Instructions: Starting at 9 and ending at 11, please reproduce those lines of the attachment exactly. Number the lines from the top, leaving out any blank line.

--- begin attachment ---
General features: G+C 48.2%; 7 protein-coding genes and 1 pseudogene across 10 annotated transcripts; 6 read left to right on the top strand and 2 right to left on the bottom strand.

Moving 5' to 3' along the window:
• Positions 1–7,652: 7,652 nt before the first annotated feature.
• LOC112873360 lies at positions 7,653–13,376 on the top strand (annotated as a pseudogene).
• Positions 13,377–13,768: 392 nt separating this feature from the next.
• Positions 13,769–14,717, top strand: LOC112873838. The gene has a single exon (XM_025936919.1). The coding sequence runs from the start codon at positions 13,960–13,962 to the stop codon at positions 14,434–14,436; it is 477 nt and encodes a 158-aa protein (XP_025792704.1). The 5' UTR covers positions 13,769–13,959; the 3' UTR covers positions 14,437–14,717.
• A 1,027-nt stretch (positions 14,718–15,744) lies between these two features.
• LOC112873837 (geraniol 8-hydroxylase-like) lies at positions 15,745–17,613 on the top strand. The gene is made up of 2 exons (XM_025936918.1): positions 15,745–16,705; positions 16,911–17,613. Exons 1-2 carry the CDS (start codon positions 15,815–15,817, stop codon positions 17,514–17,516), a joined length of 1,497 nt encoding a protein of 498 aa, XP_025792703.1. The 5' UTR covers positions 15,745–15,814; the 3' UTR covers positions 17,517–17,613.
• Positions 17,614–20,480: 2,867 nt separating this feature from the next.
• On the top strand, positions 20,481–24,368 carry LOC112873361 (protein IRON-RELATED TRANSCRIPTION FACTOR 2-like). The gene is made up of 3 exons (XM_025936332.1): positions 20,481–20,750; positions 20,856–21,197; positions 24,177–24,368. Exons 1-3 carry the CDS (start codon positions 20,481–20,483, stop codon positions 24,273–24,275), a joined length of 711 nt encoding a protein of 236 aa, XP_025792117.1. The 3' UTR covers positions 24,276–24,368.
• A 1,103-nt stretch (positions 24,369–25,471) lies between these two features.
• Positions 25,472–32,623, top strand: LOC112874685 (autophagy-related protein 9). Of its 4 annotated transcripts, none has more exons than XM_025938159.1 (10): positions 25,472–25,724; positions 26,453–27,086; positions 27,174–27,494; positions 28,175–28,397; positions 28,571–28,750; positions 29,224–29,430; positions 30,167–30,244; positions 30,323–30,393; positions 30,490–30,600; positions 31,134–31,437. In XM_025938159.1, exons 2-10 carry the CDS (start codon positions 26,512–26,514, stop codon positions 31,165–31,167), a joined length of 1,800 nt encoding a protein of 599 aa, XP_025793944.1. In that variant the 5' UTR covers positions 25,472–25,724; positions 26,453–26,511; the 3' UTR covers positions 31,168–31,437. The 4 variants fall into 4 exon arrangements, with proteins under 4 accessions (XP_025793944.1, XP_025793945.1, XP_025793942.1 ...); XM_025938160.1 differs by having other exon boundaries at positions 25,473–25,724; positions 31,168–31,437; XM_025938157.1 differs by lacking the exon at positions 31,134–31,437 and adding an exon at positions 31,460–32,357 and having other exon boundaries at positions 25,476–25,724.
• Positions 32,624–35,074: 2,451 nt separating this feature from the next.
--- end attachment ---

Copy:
• Positions 17,614–20,480: 2,867 nt separating this feature from the next.
• On the top strand, positions 20,481–24,368 carry LOC112873361 (protein IRON-RELATED TRANSCRIPTION FACTOR 2-like). The gene is made up of 3 exons (XM_025936332.1): positions 20,481–20,750; positions 20,856–21,197; positions 24,177–24,368. Exons 1-3 carry the CDS (start codon positions 20,481–20,483, stop codon positions 24,273–24,275), a joined length of 711 nt encoding a protein of 236 aa, XP_025792117.1. The 3' UTR covers positions 24,276–24,368.
• A 1,103-nt stretch (positions 24,369–25,471) lies between these two features.